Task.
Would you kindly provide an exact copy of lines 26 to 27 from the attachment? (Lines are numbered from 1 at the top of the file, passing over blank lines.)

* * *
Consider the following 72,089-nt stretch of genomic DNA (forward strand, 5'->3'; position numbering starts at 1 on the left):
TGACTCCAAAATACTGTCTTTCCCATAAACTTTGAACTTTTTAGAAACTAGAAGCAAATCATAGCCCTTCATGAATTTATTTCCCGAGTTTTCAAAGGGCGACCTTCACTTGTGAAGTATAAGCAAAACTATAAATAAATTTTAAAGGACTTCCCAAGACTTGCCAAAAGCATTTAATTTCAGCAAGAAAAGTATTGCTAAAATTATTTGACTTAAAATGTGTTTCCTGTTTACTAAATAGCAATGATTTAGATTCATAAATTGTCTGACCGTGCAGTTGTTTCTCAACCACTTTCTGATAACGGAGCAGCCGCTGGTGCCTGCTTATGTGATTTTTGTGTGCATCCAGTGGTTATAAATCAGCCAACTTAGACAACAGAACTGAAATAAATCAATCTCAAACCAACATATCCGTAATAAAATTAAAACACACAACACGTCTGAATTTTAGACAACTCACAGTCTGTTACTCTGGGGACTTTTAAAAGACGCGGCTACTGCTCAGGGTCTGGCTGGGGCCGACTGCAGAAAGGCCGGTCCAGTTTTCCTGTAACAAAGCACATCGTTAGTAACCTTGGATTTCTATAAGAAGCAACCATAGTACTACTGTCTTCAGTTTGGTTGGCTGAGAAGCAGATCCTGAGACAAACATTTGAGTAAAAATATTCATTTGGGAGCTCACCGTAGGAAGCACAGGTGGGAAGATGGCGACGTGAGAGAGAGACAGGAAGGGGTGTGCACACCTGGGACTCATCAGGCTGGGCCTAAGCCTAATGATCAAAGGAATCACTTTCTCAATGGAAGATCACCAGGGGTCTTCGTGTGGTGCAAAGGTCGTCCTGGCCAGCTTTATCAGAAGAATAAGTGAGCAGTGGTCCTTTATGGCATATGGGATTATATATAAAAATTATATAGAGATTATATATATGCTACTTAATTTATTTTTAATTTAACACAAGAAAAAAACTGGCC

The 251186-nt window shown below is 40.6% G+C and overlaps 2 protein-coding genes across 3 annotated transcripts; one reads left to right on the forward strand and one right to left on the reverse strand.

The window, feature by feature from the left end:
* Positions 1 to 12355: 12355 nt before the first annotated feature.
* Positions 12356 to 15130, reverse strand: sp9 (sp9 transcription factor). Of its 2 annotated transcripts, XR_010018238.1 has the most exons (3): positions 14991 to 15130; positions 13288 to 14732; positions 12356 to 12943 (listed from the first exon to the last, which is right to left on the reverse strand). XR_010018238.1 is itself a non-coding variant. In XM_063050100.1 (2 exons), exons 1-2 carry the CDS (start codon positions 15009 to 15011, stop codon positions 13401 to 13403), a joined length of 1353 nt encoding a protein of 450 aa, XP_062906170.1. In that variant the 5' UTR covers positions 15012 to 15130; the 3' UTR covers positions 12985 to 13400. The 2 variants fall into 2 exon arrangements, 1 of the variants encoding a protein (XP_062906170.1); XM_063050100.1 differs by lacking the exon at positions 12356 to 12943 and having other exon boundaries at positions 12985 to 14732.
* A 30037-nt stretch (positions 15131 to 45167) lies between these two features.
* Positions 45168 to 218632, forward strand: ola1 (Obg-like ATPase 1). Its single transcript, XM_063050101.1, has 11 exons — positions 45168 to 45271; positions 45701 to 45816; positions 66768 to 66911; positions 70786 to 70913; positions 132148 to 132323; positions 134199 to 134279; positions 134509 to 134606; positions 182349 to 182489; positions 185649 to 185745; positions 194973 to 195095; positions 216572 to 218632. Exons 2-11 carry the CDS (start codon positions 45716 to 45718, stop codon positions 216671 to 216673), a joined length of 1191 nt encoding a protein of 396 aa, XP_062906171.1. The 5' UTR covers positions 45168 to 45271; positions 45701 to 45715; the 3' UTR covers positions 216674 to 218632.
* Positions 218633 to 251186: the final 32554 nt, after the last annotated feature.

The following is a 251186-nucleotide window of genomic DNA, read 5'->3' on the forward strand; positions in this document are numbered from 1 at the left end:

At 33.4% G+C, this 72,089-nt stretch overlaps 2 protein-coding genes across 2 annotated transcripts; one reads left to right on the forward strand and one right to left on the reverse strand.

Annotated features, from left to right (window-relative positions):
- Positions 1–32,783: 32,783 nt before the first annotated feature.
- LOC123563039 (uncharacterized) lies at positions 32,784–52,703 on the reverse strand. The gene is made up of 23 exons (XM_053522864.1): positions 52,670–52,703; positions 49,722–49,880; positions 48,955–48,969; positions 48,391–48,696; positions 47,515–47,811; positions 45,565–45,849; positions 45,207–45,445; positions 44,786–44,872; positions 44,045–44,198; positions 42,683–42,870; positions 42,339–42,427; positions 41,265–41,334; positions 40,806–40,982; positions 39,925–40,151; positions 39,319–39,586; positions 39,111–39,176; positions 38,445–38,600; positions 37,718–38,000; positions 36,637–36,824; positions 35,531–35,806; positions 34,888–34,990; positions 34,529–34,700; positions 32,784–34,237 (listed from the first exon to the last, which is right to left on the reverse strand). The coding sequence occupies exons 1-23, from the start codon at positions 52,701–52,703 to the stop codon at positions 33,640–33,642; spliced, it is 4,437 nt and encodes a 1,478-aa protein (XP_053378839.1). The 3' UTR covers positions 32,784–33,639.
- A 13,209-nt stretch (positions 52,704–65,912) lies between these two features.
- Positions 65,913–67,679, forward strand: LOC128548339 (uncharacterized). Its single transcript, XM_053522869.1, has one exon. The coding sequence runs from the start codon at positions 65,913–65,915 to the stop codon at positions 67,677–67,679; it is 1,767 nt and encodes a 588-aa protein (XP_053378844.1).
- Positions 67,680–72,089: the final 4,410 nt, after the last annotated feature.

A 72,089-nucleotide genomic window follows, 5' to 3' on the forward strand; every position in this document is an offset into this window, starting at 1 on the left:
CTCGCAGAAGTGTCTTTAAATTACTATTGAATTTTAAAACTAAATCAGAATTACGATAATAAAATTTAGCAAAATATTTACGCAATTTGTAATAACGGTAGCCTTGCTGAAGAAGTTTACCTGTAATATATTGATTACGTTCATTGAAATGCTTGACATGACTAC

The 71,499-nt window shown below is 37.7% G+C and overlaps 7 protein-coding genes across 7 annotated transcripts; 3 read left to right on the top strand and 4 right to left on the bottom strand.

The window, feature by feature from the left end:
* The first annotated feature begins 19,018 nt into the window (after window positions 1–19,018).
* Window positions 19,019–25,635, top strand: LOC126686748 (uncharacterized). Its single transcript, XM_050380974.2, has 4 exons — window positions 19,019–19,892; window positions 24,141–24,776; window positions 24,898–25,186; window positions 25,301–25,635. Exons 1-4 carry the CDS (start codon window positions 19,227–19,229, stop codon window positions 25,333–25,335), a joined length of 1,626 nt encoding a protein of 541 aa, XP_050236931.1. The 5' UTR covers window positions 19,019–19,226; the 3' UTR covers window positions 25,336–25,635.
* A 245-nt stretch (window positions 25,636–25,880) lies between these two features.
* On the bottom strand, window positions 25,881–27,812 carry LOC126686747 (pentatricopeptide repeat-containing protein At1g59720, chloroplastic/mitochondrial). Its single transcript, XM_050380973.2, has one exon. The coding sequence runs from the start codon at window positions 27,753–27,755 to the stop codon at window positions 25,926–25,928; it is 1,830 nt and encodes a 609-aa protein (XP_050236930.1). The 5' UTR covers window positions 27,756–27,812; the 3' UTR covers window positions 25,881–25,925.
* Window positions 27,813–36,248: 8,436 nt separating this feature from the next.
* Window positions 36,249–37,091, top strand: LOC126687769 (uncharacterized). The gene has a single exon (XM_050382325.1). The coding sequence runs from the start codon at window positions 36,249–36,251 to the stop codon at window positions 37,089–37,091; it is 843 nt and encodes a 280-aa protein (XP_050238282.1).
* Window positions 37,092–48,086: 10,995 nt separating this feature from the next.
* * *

* Window positions 27,813–36,248: 8,436 nt separating this feature from the next.
* Window positions 36,249–37,091, top strand: LOC126687769 (uncharacterized). The gene has a single exon (XM_050382325.1). The coding sequence runs from the start codon at window positions 36,249–36,251 to the stop codon at window positions 37,089–37,091; it is 843 nt and encodes a 280-aa protein (XP_050238282.1).